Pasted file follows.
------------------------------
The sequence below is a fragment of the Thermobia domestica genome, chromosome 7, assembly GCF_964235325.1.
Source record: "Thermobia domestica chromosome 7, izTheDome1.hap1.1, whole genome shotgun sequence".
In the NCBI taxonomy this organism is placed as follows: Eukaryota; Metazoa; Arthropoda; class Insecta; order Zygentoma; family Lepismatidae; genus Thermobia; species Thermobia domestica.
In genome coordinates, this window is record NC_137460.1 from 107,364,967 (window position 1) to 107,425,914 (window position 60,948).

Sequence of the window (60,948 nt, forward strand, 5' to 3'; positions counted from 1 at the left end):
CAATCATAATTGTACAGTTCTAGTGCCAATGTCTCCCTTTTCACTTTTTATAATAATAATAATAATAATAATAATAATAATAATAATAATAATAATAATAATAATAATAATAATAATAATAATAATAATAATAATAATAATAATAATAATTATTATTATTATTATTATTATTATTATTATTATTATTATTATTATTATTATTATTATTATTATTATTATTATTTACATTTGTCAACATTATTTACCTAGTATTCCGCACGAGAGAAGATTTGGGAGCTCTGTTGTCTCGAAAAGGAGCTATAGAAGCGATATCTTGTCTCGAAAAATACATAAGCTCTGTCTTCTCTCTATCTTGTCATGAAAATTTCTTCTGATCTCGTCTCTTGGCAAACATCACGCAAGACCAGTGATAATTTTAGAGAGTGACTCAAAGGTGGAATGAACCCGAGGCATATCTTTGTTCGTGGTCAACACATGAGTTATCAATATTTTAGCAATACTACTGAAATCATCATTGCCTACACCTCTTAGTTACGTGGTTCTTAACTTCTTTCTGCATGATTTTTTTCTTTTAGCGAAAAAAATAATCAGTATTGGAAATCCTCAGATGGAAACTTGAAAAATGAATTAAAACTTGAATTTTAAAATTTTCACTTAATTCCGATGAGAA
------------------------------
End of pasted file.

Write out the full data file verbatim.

The sequence below is a fragment of the Thermobia domestica genome, chromosome 7, assembly GCF_964235325.1.
Source record: "Thermobia domestica chromosome 7, izTheDome1.hap1.1, whole genome shotgun sequence".
In the NCBI taxonomy this organism is placed as follows: Eukaryota; Metazoa; Arthropoda; class Insecta; order Zygentoma; family Lepismatidae; genus Thermobia; species Thermobia domestica.
In genome coordinates, this window is record NC_137460.1 from 107,364,967 (window position 1) to 107,425,914 (window position 60,948).

Sequence of the window (60,948 nt, forward strand, 5' to 3'; positions counted from 1 at the left end):
CAATCATAATTGTACAGTTCTAGTGCCAATGTCTCCCTTTTCACTTTTTATAATAATAATAATAATAATAATAATAATAATAATAATAATAATAATAATAATAATAATAATAATAATAATAATAATAATAATAATAATAATAATAATAATTATTATTATTATTATTATTATTATTATTATTATTATTATTATTATTATTATTATTATTATTATTATTATTATTTACATTTGTCAACATTATTTACCTAGTATTCCGCACGAGAGAAGATTTGGGAGCTCTGTTGTCTCGAAAAGGAGCTATAGAAGCGATATCTTGTCTCGAAAAATACATAAGCTCTGTCTTCTCTCTATCTTGTCATGAAAATTTCTTCTGATCTCGTCTCTTGGCAAACATCACGCAAGACCAGTGATAATTTTAGAGAGTGACTCAAAGGTGGAATGAACCCGAGGCATATCTTTGTTCGTGGTCAACACATGAGTTATCAATATTTTAGCAATACTACTGAAATCATCATTGCCTACACCTCTTAGTTACGTGGTTCTTAACTTCTTTCTGCATGATTTTTTTCTTTTAGCGAAAAAAATAATCAGTATTGGAAATCCTCAGATGGAAACTTGAAAAATGAATTAAAACTTGAATTTTAAAATTTTCACTTAATTCCGATGAGAA